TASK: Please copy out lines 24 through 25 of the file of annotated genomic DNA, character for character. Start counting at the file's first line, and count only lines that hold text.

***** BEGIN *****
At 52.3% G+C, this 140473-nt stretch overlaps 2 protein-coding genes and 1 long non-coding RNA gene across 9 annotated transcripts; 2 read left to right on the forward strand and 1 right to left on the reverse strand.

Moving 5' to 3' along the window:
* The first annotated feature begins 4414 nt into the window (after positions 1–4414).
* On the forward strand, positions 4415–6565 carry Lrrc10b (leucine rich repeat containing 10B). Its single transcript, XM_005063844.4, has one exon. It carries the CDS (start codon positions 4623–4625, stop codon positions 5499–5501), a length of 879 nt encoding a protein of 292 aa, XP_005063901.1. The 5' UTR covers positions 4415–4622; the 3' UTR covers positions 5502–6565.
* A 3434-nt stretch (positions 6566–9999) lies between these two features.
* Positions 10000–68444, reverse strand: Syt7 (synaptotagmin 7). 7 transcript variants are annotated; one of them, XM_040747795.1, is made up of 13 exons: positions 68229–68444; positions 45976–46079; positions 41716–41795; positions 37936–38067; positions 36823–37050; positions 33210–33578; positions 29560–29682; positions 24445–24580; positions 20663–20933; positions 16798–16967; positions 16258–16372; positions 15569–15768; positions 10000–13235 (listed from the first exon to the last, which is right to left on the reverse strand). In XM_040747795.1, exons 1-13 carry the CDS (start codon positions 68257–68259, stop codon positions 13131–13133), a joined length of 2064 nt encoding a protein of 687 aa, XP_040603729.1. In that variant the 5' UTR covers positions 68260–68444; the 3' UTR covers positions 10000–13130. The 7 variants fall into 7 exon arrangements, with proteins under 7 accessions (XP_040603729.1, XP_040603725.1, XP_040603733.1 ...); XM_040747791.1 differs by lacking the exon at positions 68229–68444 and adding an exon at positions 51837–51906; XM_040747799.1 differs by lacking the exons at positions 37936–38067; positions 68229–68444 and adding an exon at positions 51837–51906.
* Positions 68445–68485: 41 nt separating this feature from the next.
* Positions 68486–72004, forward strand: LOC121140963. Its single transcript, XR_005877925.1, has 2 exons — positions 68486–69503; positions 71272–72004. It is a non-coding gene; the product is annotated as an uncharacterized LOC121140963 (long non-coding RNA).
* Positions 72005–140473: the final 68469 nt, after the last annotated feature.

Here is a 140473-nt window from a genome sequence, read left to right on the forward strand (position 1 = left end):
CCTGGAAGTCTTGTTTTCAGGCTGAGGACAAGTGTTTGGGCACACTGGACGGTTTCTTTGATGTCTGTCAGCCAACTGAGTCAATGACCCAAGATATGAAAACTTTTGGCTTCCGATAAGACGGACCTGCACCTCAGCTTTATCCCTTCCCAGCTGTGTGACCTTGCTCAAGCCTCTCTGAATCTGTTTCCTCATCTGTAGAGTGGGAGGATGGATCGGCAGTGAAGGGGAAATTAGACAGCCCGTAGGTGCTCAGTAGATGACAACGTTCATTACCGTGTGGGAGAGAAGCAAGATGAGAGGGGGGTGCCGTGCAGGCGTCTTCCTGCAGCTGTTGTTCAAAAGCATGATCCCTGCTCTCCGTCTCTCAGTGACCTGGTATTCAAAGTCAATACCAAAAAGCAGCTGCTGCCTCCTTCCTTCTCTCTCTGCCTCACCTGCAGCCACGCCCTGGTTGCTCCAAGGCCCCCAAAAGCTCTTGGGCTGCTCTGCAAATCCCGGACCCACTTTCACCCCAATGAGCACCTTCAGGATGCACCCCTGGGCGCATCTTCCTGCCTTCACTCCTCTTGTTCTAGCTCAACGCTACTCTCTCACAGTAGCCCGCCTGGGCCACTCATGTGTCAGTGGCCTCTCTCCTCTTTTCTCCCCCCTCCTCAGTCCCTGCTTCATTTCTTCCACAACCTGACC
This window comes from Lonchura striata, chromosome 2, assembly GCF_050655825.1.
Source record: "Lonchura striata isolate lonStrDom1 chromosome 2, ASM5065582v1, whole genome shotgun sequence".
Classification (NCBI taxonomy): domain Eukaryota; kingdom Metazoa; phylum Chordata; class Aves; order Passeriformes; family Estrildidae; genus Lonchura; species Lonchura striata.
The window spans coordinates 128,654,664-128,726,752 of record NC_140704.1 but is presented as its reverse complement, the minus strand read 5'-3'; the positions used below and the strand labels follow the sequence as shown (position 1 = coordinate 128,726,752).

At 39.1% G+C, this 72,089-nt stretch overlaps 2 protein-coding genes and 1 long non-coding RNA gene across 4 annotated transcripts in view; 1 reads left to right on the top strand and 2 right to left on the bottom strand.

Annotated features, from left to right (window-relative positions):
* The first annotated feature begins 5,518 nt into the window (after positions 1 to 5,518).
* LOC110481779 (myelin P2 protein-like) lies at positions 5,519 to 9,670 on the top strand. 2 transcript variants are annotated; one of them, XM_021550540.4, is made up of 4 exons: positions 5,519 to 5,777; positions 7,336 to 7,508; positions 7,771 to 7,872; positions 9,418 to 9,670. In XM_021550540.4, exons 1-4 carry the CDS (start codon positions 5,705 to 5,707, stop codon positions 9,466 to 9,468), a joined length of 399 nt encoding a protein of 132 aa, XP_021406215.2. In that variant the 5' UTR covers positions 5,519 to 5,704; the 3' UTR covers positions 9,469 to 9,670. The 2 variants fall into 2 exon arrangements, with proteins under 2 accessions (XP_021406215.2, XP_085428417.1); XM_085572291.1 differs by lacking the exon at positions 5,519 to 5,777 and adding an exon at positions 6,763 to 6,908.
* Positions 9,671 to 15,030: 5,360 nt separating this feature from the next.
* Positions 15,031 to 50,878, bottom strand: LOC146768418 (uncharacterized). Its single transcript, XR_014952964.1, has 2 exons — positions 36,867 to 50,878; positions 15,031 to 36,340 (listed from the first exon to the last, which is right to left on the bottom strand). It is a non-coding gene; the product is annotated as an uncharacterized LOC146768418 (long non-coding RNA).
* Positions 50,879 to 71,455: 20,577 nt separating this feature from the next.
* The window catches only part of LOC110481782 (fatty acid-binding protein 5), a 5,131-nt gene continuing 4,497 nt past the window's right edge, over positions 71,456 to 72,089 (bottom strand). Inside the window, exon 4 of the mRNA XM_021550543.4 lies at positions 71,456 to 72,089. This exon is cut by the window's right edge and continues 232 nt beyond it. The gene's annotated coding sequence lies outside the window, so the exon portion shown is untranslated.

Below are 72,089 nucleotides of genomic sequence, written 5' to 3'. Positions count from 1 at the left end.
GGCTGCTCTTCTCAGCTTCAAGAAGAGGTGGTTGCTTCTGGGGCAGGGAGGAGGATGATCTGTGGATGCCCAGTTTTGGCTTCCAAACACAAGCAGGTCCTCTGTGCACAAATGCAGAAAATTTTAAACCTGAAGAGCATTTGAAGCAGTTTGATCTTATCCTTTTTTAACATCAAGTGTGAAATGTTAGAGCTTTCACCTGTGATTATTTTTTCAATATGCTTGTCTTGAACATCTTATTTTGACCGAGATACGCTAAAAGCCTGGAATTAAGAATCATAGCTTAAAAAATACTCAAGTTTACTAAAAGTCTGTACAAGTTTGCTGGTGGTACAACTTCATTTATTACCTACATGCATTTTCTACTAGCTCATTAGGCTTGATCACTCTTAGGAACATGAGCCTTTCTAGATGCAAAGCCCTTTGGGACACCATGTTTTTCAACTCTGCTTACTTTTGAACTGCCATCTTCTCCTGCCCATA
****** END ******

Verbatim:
Below are 72,089 nucleotides of genomic sequence, written 5' to 3'. Positions count from 1 at the left end.
GGCTGCTCTTCTCAGCTTCAAGAAGAGGTGGTTGCTTCTGGGGCAGGGAGGAGGATGATCTGTGGATGCCCAGTTTTGGCTTCCAAACACAAGCAGGTCCTCTGTGCACAAATGCAGAAAATTTTAAACCTGAAGAGCATTTGAAGCAGTTTGATCTTATCCTTTTTTAACATCAAGTGTGAAATGTTAGAGCTTTCACCTGTGATTATTTTTTCAATATGCTTGTCTTGAACATCTTATTTTGACCGAGATACGCTAAAAGCCTGGAATTAAGAATCATAGCTTAAAAAATACTCAAGTTTACTAAAAGTCTGTACAAGTTTGCTGGTGGTACAACTTCATTTATTACCTACATGCATTTTCTACTAGCTCATTAGGCTTGATCACTCTTAGGAACATGAGCCTTTCTAGATGCAAAGCCCTTTGGGACACCATGTTTTTCAACTCTGCTTACTTTTGAACTGCCATCTTCTCCTGCCCATA